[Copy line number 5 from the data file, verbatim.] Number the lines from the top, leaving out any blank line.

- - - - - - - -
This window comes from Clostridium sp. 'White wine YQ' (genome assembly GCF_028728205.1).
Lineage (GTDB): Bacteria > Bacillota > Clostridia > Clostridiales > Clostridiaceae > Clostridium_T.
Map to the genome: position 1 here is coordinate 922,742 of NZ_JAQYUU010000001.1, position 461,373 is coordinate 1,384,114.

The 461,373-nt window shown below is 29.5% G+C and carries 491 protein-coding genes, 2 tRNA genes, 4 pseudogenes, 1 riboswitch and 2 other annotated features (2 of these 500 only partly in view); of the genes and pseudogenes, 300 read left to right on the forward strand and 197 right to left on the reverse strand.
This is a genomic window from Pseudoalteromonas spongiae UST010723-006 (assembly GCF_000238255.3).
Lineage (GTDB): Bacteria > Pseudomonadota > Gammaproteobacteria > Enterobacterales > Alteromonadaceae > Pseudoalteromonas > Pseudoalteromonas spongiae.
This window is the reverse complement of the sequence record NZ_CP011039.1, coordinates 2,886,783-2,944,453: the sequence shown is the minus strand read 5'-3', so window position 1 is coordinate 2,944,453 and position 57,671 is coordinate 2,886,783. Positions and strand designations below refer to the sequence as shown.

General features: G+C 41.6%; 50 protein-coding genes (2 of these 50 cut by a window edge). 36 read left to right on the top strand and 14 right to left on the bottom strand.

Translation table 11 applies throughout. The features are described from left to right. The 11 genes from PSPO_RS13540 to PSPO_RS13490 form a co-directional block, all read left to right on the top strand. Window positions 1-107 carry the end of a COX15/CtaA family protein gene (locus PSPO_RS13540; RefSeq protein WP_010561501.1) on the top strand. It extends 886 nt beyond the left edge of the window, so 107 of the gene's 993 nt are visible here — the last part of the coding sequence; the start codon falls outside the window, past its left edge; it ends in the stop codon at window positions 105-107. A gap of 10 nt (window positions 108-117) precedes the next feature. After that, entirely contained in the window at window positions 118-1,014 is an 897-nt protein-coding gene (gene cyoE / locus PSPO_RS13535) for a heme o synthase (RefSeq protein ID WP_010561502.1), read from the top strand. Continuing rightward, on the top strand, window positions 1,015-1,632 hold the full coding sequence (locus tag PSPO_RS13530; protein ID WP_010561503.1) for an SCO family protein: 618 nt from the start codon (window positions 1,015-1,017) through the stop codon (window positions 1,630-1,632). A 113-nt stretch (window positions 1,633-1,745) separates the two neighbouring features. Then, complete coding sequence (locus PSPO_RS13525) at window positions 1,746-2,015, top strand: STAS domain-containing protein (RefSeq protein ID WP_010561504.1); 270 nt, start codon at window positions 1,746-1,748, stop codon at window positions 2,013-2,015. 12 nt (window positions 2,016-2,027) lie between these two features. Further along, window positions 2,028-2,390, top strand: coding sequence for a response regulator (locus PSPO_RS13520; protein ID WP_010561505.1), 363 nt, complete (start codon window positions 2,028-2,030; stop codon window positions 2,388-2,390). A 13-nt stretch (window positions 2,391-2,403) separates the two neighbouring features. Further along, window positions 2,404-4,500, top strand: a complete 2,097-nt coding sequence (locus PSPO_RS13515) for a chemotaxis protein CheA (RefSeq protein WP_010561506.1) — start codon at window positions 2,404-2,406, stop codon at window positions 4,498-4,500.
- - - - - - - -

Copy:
This is a genomic window from Pseudoalteromonas spongiae UST010723-006 (assembly GCF_000238255.3).